Tasuruni, D., 2012. Morphological and ITS rDNA Sequences Analysis of Pelawan Ectomycorrhizal Edible Mushroom and its Ectomycorrhizal Structure. Thesis. Institut Pertanian Bogor.
There are literally THOUSANDS of cheese variants throughout the globe. But I believe only a small number of people knows that there is a cheese variant in Indonesia. First, before you think that I’m bluffing that it is cheese, let me explain about it etymologically:
Meriam-Webster Dictionary: Cheese (n) a food consisting of the coagulated, compressed, and usually ripened curd of milk separated from the whey
Bahasa Indonesia Great Dictionary: Cheese (n) a food made from the essence of milk by hardening fermentation
So to be defined as cheese, a milk should be processed, fermented, and sometimes compressed to solid form.
Dangke, cheese made in Enrekang regency of South Sulawesi (north from Makassar), is made of buffalo milk. Instead coagulated by rennet like usual cheese, it is coagulated using a protease enzyme extracted from the latex of papaya (Carica papaya) called papain. The latex of papaya itself tastes bitter. So right amount of concentration and proper mixing is required to make this cheese.
How to enjoy it? During my visit to Makassar, I visited my girlfriend house and her mother marinated the sliced cheese with the mixture of salt, garlic, and coriander, mashed together and poured with water before the cheese is being fried. The result is just fantastic!
It has a bit or fried exterior like fried Halloumi from Cyprus, rich and a bit bitter taste like Emmenthal from Swiss, and soft, porous texture like tofu or Paneer from India. Although this one is bitter in some cuts, showing that the mixing of papain is quite uneven. However, it is one of the best experience that I would have and it is very interesting that we have our own cheese!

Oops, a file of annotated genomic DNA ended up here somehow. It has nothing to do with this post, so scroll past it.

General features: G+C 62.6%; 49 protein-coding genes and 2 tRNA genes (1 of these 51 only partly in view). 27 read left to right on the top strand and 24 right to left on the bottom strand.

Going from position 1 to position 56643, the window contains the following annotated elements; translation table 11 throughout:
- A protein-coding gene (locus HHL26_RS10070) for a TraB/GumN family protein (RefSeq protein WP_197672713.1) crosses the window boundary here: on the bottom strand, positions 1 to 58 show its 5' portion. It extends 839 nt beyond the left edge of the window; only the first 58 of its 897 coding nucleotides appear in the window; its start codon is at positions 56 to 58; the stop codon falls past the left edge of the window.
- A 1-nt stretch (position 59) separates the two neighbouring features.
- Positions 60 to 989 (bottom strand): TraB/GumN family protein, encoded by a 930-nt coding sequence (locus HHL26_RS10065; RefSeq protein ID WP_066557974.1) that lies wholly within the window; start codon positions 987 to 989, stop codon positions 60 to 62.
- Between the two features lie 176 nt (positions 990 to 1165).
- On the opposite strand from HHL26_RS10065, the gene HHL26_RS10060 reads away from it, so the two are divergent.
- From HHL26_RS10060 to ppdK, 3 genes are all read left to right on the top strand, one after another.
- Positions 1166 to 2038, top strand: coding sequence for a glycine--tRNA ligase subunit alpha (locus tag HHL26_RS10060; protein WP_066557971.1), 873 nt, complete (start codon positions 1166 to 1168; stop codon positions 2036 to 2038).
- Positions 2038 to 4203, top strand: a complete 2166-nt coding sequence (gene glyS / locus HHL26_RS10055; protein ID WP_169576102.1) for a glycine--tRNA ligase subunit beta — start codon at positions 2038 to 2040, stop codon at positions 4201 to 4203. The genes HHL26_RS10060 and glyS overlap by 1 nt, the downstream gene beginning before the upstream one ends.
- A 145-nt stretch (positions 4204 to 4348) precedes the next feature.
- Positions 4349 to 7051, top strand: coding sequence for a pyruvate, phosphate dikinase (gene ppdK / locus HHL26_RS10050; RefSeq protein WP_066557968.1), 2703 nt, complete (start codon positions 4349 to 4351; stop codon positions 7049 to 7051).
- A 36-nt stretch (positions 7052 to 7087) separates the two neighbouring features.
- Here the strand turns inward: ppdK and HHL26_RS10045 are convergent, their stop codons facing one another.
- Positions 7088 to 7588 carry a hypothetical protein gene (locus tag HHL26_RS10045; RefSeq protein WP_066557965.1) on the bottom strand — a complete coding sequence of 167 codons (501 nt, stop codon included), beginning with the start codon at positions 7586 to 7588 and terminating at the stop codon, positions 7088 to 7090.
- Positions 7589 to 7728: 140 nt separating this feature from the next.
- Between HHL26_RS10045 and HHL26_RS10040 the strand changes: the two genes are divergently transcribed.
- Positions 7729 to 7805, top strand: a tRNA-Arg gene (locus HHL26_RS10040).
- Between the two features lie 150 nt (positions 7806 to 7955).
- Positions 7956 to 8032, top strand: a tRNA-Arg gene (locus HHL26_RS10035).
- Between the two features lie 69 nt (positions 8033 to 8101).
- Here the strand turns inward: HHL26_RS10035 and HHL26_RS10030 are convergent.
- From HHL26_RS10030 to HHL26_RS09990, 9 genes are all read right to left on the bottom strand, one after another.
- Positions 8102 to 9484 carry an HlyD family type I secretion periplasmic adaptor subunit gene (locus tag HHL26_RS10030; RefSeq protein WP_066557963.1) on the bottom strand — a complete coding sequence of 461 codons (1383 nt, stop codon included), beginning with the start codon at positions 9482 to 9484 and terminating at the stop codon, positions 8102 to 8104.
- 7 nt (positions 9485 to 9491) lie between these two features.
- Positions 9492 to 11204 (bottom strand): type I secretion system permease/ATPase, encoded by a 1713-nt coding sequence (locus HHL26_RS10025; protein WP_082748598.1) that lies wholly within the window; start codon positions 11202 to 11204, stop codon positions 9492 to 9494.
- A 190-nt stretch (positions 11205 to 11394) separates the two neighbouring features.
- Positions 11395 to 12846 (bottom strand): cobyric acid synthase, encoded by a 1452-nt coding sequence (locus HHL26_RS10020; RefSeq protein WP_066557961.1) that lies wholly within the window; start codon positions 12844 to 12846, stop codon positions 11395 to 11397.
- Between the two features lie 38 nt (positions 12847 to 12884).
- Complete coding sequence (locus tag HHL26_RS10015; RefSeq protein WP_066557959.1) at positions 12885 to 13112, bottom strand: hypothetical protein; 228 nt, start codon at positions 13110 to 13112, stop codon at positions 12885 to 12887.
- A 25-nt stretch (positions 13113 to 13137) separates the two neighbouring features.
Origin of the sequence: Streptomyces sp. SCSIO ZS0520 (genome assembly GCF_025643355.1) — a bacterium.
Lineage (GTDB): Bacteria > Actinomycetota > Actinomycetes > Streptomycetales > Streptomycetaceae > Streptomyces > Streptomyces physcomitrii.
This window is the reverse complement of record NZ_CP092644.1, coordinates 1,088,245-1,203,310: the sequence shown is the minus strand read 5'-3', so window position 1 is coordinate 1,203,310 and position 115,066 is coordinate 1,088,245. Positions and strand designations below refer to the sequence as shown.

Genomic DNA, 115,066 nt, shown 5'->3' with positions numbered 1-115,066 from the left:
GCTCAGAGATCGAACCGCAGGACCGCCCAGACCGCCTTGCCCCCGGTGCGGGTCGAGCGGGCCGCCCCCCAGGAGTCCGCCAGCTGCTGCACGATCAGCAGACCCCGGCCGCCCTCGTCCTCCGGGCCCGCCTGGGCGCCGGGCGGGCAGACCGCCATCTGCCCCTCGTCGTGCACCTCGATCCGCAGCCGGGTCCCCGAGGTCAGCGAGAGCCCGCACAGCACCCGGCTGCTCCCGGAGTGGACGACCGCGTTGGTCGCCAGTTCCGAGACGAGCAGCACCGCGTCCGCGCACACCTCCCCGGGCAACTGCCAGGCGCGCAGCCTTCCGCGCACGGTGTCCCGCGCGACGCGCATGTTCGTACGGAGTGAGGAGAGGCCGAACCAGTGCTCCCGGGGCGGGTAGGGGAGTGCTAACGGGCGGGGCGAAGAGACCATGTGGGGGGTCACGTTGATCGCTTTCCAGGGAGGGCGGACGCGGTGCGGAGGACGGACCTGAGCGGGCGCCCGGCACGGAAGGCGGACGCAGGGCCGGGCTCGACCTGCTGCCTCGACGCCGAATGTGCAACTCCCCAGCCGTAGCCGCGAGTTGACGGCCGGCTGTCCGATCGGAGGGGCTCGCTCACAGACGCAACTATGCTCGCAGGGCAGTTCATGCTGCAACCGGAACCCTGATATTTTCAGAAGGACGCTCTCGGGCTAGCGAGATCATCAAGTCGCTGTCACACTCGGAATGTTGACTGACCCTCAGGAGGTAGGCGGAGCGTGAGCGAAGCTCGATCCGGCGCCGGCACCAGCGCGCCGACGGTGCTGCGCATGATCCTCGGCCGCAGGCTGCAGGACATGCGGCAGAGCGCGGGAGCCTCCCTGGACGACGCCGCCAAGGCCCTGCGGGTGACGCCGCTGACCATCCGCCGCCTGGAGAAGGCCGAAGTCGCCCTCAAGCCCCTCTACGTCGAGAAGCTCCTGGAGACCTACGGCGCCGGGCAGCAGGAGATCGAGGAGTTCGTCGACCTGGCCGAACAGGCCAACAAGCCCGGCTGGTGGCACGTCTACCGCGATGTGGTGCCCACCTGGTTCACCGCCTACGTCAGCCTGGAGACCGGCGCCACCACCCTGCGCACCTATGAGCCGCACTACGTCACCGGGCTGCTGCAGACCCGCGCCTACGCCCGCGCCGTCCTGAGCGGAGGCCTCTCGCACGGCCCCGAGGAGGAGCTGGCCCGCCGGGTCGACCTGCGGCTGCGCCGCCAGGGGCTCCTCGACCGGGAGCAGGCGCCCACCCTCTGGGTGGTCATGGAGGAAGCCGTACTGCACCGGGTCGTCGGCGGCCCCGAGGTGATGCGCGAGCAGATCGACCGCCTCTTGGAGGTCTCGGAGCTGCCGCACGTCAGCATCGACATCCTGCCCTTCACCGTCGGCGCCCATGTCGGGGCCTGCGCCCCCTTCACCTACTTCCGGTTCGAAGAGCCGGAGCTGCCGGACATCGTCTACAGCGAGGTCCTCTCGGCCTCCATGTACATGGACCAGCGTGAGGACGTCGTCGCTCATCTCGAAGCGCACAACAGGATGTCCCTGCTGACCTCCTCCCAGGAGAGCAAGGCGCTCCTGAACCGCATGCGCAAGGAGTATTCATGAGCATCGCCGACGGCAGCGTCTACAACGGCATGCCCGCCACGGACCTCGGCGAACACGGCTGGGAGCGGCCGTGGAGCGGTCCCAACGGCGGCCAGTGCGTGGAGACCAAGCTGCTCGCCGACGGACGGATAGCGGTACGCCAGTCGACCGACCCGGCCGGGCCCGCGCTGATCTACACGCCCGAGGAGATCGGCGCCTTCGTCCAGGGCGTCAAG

Credits to Mr. Jeremia Jerry and his family, who bought this cheese and cooked it for me.
Originated: Enrekang regency, South Sulawesi, Indonesia
Price: Around IDR 25.000,00
Milk: Water buffalo
Type: Fresh cheese
Further fermentation: Not required
Curd coagulation: Papain (proteinase) from papaya latex
Melting: No, similar to Halloumi, you can even pan-fry it
Expiry: Only in hours if placed outside refrigerator, up to 2-3 days refrigerated
Serve: People pan-fry it with oil after marinating it in seasoned garlic-coriander paste and eat dangke with rice
Bandung is a artsy and full of youth spirits heaven in the West Java. Creativity and diversity of the citizens and the students of many universities in Bandung, including some of the national tops are becoming the source of the radiant light of Bandung life. And we all know, no life would be sustained without a food, a good food to be exact! Bandung is a city filled with tons of delicacies that would attract all culinary tourist to come. It’s all from the traditional ones like nasi tutug oncom, gepuk, lalab, and surabi, to uncountable modern ones.